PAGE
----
Skip to main content

Mattur-Hosahalli: Re-Living the Vedic Age

Mattur-Hosahalli: Re-Living the Vedic Age 

Overview: In the 21st century, we read about stories in books that people used to communicate in Sanskrit in ancient India. Want a taste of it? Head to a small quaint village of Mattur and its twin Hosahalli where it is said that people communicate in Sanskrit even today. Situated on the banks of the river Tunga, Mattur is a center of Vedic learning and has schools and institutions which are Sanskrit medium which shows that the language isn't dead today. Just off the Bangalore-Honnavar highway near Shimoga, this place has become very popular just because of the excellence in the field of Vedic teaching. This place is home to people belonging to a community called the 'Sankethis' who themselves have Vedic roots and are proficient in Sanskrit shlokas and Vedas and Upanishads.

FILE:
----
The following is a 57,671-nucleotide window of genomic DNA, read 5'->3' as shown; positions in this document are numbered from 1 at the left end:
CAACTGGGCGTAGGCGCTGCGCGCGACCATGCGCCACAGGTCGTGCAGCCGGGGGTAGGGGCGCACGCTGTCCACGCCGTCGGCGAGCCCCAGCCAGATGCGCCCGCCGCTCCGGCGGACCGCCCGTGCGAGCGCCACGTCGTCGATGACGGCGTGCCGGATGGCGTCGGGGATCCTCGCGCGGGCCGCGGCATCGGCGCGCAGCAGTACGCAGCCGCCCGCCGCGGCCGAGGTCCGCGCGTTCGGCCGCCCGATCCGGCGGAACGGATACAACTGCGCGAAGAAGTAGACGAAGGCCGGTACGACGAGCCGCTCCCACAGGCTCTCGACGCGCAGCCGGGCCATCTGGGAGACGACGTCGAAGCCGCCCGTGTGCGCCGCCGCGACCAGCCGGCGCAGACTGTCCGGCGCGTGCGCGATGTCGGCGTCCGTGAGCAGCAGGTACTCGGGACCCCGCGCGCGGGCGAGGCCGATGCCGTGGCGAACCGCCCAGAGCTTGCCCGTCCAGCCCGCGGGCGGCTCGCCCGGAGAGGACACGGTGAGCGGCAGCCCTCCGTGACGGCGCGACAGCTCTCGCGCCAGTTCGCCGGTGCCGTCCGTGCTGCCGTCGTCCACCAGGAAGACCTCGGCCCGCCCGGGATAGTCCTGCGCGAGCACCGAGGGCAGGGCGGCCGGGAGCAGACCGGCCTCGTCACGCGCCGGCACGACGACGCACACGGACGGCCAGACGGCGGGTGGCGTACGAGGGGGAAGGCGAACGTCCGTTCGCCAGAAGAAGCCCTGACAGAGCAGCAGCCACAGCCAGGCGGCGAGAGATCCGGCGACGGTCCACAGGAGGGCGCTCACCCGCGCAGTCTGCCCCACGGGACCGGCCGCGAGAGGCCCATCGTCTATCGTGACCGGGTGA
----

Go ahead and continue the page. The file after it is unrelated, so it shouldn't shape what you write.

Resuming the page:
As Mattur is in the vicinity of Shimoga town, one can stay at Shimoga for visiting Mattur. Also accommodation can be arranged at some community halls if required. A walk around the place gives an idea how life would have been in modern cities centuries ago. All the houses in Mattur have some message or proverb in Sanskrit near the entrance. From the Chennakeshava Sanskrit school we can take a brisk walk towards the Ganapati Gudda where we have a nice little temple. On the way we can see people engaged in various activities like working in paddy fields, making earthen pots, etc. We come across some coconut plantations and open fields where agriculture is carried out. And its great to spend some time there with no noise of motorists. Its a 1 hour walk till we reach back to the Chennakeshava Sanskrit school.
MatturChennakeshava Sanskrit SchoolMattur Tunga@Mattur Tunga@Mattur Way to HosahalliTunga@MatturMattur MatturMatturMatturMatturGanapati Gudda, Mattur Mattur MatturMattur  MatturMatturMattur Rituals@Mattur